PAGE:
Given the maturation, short imaging duration, and the lack of requirement of a contrast agent, MRA is often used as a routine examination method for the initial evaluation of stroke. A comparative study of MRI/MRA and DSA in CCAD diagnosis showed that MRI/MRA was no less accurate than DSA in detecting the typical signs of dissection, and MRI also detected IMH that DSA could not [23]. In this study, we compared the detection rates of the typical signs of dissection between MRA and HRMR-VWI, and showed that the typical signs of dissection were detected in more than half of the patients. Among them, tapered stenosis or occlusion was the most common sign at the early stages of CCAD. However, MRA’s detection of intimal flap and dual lumen was not as good as that of HRMR-VWI. In addition, the lumen imaging features are all indirect signs of CCAD. Using lumen features to diagnose CCAD relies too much on the experience of radiologists and physicians and is highly subjective, and may miss patients with nonspecific tapered stenosis or occlusion sign [6].

HRMR-VWI could directly describe and evaluate the changes in the vessel wall to characterize the direct signs of dissection, showing more advantages than MRA in CCAD diagnosis. In this study, application of HRMR-VWI also revealed the typical signs of dissection in almost all of the CCAD patients, especially the intimal flap/double lumen, indicating the unique advantage of HRMR-VWI. We also showed that MRA failed to reveal any abnormal findings in some cases of CCAD or revealed only nonspecific tapered stenosis or occlusion. In contrast, HRMR-VWI revealed dissecting aneurysm with thrombosis or intramural hematoma in those cases because CCAD had often undergone positive remodeling, and CCAD without stenosis or intratumoral thrombosis was not easy to detect only by lumen imaging. However, HRMR-VWI was able to more sensitively detect intramural hematoma, which was not revealed by MRA or DSA [23, 24]. HRMR-VWI could also clarify the extent of dissection and provide information for differential diagnosis of CCAD from other vascular lesions [25, 26].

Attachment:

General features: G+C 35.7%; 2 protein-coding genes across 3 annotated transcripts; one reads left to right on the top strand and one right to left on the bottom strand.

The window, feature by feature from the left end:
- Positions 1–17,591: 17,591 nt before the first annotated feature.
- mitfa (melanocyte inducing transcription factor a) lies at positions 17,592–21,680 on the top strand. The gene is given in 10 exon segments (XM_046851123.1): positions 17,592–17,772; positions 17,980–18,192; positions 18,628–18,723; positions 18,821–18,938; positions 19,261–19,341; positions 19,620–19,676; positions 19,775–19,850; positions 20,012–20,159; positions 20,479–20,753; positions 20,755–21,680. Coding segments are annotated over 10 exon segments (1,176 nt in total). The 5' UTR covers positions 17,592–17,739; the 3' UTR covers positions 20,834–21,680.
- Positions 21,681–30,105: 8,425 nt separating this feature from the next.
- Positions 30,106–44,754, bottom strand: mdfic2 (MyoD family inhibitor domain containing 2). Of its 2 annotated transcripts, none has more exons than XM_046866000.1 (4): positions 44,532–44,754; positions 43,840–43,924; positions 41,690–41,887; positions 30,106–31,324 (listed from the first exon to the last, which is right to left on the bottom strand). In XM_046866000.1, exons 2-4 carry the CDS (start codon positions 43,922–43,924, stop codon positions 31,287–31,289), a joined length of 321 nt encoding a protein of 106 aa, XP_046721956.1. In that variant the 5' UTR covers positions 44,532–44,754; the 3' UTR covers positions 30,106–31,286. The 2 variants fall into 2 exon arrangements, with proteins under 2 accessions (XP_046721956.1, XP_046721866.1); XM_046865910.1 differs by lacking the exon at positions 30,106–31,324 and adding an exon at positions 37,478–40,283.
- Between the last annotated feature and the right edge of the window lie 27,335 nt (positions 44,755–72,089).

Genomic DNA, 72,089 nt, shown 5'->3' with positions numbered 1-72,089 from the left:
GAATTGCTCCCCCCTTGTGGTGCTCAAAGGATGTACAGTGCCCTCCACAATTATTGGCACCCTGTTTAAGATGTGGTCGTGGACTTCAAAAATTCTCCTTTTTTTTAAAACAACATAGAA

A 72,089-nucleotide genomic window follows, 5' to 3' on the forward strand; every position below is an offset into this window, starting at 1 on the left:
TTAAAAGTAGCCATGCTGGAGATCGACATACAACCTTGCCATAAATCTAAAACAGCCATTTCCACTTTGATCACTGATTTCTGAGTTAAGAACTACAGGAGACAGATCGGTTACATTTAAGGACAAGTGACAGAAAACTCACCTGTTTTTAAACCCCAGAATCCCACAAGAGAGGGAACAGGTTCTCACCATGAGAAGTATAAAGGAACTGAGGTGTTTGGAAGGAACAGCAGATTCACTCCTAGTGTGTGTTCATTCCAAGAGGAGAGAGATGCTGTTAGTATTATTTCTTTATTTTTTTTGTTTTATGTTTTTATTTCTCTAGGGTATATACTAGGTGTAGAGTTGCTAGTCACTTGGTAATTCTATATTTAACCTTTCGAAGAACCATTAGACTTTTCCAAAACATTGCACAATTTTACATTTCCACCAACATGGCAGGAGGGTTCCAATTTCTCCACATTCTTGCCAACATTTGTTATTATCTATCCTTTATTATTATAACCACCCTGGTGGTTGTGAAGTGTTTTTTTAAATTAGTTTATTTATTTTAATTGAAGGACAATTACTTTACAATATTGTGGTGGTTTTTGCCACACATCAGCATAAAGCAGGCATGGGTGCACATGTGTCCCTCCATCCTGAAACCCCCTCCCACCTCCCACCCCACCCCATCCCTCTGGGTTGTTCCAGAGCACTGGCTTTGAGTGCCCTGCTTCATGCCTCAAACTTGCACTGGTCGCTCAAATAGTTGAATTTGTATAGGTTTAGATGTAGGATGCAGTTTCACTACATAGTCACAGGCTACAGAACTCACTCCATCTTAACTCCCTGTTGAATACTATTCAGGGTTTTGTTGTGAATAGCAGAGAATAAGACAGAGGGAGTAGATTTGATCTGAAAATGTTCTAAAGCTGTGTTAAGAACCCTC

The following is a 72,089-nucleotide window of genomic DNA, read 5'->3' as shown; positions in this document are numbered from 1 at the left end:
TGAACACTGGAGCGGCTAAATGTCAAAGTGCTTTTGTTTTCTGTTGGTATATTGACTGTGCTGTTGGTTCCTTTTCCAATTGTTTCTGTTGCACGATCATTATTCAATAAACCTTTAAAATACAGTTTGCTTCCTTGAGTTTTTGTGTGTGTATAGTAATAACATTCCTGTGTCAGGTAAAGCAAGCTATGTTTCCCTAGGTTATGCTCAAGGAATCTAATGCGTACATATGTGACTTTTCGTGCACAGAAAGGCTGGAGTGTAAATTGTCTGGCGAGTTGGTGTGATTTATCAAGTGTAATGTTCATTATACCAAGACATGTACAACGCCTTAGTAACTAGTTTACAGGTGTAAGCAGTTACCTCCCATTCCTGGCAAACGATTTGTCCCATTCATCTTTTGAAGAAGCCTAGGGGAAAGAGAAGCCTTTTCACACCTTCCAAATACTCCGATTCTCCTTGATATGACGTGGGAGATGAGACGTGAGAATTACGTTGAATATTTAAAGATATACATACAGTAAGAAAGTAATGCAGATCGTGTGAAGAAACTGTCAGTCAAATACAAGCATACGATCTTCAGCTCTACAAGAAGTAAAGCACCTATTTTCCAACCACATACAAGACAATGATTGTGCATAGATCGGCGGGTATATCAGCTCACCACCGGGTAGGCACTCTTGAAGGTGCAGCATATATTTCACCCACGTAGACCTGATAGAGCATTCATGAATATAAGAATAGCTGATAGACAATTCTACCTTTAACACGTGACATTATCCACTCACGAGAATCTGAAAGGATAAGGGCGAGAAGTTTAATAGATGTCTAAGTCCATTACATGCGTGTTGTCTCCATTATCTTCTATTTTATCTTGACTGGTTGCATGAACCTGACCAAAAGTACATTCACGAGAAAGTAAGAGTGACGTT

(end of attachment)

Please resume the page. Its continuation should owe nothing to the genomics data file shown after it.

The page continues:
Evaluation of quantitative imaging indicators of CCAD acquired by HRMR-VWI

In this study, MRA failed to reveal any differences in the typical signs of dissection at different stages of CCAD. Since lumen imaging only shows the results of disease changes but does not describe the state of the disease changes, it cannot be used effectively in staging the course of CCAD. Unlike MRA, HRMR-VWI reveals the changes during the CCAD healing process. Park et al. compared the imaging manifestations of CCAD between different stages and identified intimal flap, double lumen, intramural hematoma, and vascular ectasia at the early stage of the disease. These signs were not pronounced at the chronic stage of CCAD (60 days after the disease onset) [27]. These signs are consistent with our findings. Namely, the detection rates of the typical signs of dissection by HRMR-VWI at the acute and subacute stages were higher than those at the chronic stage, and the detection rate of IMH was the highest, reaching 87.5%. Quantitative assessment showed that the relative signal intensity of IMH decreased from the acute stage to the chronic stage, which was consistent with the signal changes in parenchymal hematoma. Compared with parenchymal hematoma, the absorption of IMH in dissection was relatively slow, which might be related to the different degradation environment of the hematoma or repeated bleeding inside the hematoma [28]. Therefore, the change in the relative signal intensity of IMH could be used as a quantitative indicator to assess the staging of CCAD by HRMR-VWI.

Vessel wall enhancement is common in CCAD at the acute stage, and the relative signal intensity of vessel wall enhancement decreases as CCAD progresses from the acute stage to the chronic stage. This may be related to the initiation of repair and reconstruction of the affected arteries at the early stage of the disease, the infiltration by inflammatory cells, the formation of new blood vessels, and the presence of nourishing vascular wall that causes vascular wall enhancement. Absence of histological signs of inflammation in the vessel wall refers to the lack of vascular wall enhancement [12, 29]. Hashimoto et al. conducted a retrospective analysis of the degree of vascular wall enhancement in 49 patients with unruptured ICAD and showed that the contrast enhancement ratio of vessel wall to the pituitary stalk in patients with progressive ICAD was significantly higher than that in patients with improved and stable ICAD. Quantitative analysis of contrast-enhanced HRMR-VWI predicted the instability in unruptured ICADs [30]. Therefore, quantification of changes in vessel wall enhancement by HRMR-VWI provided important information for CCAD staging and risk stratification.